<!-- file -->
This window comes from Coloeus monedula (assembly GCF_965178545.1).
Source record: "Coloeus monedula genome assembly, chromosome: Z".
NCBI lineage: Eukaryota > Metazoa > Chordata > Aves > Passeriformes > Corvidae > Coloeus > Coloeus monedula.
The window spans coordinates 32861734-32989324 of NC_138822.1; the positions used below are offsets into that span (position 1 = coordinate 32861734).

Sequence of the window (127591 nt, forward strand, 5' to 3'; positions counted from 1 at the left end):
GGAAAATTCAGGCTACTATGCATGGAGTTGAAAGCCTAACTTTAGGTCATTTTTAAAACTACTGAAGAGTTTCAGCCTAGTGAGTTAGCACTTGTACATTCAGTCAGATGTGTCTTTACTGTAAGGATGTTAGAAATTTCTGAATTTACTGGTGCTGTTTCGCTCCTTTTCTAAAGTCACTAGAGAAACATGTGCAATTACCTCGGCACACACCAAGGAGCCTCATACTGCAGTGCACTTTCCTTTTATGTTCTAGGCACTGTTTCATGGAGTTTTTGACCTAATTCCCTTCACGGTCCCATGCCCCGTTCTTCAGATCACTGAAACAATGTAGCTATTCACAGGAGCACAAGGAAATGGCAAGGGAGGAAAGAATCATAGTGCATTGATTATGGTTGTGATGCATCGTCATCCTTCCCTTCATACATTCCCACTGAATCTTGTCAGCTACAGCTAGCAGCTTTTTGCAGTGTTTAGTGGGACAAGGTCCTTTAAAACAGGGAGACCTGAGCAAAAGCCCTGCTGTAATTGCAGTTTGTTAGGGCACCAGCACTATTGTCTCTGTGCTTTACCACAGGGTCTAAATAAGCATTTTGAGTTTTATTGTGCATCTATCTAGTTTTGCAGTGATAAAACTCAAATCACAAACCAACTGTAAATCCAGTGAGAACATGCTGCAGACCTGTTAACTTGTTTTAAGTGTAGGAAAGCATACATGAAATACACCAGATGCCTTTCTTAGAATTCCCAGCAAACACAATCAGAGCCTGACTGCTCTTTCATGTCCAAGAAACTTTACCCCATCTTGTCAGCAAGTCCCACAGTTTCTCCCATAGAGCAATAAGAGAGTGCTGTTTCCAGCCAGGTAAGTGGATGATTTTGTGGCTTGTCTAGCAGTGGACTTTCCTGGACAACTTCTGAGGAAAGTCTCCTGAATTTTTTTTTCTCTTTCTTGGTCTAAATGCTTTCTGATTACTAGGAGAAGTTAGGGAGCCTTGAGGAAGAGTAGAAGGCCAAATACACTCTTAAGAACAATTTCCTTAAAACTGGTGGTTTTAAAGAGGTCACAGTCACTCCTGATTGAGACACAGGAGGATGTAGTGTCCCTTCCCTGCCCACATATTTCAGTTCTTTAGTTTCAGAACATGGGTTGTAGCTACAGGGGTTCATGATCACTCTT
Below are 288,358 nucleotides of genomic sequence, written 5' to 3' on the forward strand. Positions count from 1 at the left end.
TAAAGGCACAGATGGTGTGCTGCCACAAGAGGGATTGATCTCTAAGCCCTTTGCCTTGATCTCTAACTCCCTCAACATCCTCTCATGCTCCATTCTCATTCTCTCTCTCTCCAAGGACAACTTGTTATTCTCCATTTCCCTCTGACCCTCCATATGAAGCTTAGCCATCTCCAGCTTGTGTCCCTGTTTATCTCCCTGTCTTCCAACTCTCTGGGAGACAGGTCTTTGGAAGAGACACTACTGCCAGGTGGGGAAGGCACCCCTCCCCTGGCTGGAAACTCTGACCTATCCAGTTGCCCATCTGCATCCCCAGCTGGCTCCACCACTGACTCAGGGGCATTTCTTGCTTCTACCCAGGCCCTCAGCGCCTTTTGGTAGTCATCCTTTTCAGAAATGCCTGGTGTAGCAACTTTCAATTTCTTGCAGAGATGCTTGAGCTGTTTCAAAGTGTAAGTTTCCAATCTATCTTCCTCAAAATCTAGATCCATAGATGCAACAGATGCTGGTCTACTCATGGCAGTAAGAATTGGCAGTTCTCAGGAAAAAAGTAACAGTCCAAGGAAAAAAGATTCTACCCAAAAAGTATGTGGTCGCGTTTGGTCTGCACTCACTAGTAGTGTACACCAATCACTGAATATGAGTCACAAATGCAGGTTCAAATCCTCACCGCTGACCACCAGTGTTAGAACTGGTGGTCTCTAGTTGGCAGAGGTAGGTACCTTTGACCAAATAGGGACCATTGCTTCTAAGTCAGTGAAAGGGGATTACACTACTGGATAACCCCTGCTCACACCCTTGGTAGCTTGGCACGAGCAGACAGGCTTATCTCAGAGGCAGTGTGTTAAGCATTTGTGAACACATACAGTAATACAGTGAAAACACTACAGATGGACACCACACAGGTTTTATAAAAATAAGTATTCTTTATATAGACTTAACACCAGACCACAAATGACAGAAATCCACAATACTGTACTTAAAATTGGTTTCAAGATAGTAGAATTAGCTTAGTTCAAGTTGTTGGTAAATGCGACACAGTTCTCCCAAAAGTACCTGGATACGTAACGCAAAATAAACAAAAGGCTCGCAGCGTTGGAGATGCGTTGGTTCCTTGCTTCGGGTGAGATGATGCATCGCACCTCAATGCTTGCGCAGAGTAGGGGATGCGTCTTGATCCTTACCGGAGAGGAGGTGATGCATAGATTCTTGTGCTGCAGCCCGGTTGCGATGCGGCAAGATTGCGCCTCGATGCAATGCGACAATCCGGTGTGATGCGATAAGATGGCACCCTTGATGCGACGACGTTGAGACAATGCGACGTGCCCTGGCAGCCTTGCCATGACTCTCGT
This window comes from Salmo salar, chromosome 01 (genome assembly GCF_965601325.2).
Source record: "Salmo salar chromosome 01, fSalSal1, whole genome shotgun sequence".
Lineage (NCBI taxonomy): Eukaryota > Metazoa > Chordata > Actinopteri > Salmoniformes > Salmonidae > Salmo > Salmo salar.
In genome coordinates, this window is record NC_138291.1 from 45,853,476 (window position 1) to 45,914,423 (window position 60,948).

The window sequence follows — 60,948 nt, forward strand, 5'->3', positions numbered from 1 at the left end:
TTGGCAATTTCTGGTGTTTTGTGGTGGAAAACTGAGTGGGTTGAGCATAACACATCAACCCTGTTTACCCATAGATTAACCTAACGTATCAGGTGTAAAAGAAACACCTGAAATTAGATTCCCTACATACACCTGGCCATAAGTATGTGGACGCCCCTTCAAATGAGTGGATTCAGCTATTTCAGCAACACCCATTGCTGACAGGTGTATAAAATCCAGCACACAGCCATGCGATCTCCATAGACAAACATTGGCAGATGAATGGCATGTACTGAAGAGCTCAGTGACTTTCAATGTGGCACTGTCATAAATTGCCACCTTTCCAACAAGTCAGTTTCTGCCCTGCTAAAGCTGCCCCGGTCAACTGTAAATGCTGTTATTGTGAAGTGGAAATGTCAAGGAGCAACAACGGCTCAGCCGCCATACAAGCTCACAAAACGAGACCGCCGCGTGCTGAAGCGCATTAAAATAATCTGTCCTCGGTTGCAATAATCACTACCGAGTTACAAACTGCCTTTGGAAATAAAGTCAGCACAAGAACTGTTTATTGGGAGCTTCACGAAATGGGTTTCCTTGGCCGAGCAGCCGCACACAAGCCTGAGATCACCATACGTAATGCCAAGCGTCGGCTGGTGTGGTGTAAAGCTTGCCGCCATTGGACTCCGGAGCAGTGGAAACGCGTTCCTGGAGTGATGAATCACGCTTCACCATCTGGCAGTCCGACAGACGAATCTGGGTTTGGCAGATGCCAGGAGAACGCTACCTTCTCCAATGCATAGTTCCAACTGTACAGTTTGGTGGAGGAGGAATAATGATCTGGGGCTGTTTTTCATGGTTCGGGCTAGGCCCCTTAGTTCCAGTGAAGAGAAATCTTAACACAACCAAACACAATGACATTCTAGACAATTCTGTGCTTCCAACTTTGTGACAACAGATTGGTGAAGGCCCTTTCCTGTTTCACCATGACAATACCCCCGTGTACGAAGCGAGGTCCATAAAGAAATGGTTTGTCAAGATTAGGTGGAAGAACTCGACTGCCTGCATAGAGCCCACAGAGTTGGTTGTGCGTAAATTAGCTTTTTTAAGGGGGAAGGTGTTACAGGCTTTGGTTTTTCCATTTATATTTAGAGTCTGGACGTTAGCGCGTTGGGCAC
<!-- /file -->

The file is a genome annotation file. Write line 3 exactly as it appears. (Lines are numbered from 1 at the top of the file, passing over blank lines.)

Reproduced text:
NCBI lineage: Eukaryota > Metazoa > Chordata > Aves > Passeriformes > Corvidae > Coloeus > Coloeus monedula.